Autumn is finally here, introducing itself with a firm handshake this Monday as temperatures dropped and the winds picked up. I'm not sure what's wrong with me this year. Normally, I look forward to the change in seasons, welcoming the crisp air that cuts through the stickiness of summer. The problem is, I never felt very sticky over the past few months, never felt the heat was getting to be too much. I'm having a problem letting go of summer. Maybe it's the deep seeded fear I have of the impending cold, but I can't quite bring myself to pack away summer's cotton clothes in exchange for wool.
To pluck up a bit of cold courage, I've delved deep into my favorite autumn recipes and am planning some serious kitchen time this weekend. I've bought a big bushel of honeycrisp apples, only available this time of year, which in my opinion are the king among apples here in the mid-west. I also picked up a pumpkin from a local market to display proudly on the front step until it's time to carve. If I can't look autumn in the eye now, I never will.
First in the autumn line-up is this fig tart, inspired by one of my favorite places to eat in Islington, Ottolenghi.
The first time I walked in, I had mixed emotions. I've always had dreams of owning my own restaurant, and I thought this was the place I had in my mind. Through the glass doors on your left is a picturesque display of pastries, cakes and the biggest pile of meringues you've ever seen. On the right are platters of savory dishes including meats, vegetables and quiches which you can choose to combine any way you like. Sliced rare roast beef with home made dipping sauce or the roasted chicken were always delicious. Roasted squash with chilli and yogurt or cold, crunchy broccoli with sliced almonds were lovely accompaniments.
Down the center of the narrow restaurant was a long, smooth, never-ending corian table where people sat in bright orange chairs next to strangers. For breakfast, Dualit toasters plugged in from sockets up above in order to "toast-as-you-go."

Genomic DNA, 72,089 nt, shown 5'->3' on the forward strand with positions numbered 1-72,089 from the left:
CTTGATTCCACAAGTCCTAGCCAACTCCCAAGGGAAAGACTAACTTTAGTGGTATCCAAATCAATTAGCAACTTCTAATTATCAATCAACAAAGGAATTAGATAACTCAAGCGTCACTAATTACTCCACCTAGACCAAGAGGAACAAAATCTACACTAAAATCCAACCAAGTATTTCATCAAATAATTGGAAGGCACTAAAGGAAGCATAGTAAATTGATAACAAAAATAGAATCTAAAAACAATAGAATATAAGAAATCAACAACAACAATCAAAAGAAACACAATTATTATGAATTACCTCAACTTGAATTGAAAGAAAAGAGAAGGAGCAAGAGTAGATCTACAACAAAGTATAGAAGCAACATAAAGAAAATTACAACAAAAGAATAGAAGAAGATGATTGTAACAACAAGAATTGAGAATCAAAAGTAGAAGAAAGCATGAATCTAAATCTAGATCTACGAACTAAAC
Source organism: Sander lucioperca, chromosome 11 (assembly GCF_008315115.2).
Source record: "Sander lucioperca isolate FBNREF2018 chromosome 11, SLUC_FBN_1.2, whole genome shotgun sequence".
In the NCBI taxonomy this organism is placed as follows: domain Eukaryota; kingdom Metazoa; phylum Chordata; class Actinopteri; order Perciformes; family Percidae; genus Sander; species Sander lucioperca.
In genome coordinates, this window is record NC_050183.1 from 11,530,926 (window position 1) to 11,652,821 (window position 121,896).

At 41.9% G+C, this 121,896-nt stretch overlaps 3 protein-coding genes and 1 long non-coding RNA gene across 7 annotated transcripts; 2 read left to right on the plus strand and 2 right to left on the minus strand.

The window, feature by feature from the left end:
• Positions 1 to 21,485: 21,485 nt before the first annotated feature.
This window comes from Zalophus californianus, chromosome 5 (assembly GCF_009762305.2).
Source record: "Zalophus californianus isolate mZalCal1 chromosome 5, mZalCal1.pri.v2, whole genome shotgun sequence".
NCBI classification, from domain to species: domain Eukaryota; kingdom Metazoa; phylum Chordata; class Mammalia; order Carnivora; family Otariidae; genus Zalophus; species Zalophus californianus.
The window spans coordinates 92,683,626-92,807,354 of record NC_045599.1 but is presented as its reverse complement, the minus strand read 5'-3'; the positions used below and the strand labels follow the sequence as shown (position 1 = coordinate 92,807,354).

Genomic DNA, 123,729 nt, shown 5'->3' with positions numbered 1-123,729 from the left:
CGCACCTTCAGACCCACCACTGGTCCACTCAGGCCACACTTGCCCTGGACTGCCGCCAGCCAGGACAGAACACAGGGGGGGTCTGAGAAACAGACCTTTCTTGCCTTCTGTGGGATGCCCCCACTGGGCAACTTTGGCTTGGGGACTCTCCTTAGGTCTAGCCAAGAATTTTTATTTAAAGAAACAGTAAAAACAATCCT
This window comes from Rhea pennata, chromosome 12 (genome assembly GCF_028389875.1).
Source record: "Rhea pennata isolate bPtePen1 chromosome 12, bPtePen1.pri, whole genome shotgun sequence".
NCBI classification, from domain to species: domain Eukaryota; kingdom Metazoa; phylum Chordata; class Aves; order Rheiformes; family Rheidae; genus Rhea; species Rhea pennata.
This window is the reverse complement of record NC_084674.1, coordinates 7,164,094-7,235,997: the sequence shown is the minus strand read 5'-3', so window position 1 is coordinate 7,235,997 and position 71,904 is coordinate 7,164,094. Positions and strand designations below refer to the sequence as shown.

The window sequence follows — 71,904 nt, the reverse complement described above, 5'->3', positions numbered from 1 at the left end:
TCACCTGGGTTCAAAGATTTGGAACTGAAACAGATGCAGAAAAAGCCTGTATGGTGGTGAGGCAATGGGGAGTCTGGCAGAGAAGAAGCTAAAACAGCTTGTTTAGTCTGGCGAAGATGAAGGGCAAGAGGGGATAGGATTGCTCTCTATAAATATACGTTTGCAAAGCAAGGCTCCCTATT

Needless to say, I loved this place. What I most remember about Ottolenghi is taking my Mom, Pam, there on her very last visit to London. She came on her own, which was very special. I took her here for lunch on the first day and she made me go back twice for the fig tart. She was at a stage in her illness that made her pickier than usual and this tart really did it for her.
I used black mission figs here, which are perfectly in season at the moment and are lusciously ripe. Use them as soon as you buy them, or they will spoil. I say this is a tart, but it's more of a sponge cake with fruity caramel topping. You can use any type of fruits for this. In fact, I had planned on making a plum tart but turned them into jam several weeks ago.
I feel like I claim that many things that I make are simple, but this is quick and easy and the results is visually impressive. I must warn you about making the caramel sauce. It's such a straightforward thing, caramel sauce, yet if you don't watch it closely, you have a dangerous mess that is unusable. On my first attempt, I got a little distracted and didn't watch it- big mistake. It quickly turned black and burnt and if this happens, you have to wait for it to cool before pouring it out and starting over. Don't put cold water in or it could splatter and burn. I carefully poured mine into an empty tin can.
If you watch the caramel sauce, it will start to turn slightly golden, take it off the heat and it will be ready to accept the little halves of figs. This is literally a one pan process. You make the caramel in a shallow pan, arrange the figs in a design you'd like to see on the top- I normally start with an outer circle of figs and work my way in. Then you simply dollop the sponge cake mix on top and pop it into the oven to bake.
I adapted this recipe from a grocery delivery company I used in London called Ocado. They had a recipe section that I would often go to for week night inspiration. I found this and worked with it until I was happy with the outcome.
Pam's Fig Tart
For the caramel sauce:
1 1/3 cups of sugar
3/4 cup of water
For the sponge cake mix:
2/3 cup of butter at room temperature
3/4 cup sugar
1/5 cups self-raising flour
2 lbs figs, halved lengthwise
Preheat the oven to 325F. Halve your figs and place to one side. Combine the sugar and water in a shallow pan to make the caramel sauce. Over low heat, stir the sugar until it has dissolved and then bring the sugar water to a boil. Once it's boiling let it simmer without stirring until it starts to turn slightly golden.
Remove the pan from the heat- it will continue to bubble and become richer in color.
Let it cool slightly before placing the fruit in a nice formation (circular if you'd like.) This will be the top of your cake. In a food processor or mixer, combine the sugar, flour and butter until mixed. Add the eggs one by one until combined. Stop as soon as it comes together to form a nice sponge mixture.
Spread the mix on top of the fruit and bake for one hour. Remove from the oven and let it cool completely. Run a knife around the edges and turn it out onto a plate. Serve with creme fraiche or a dollop of greek yogurt.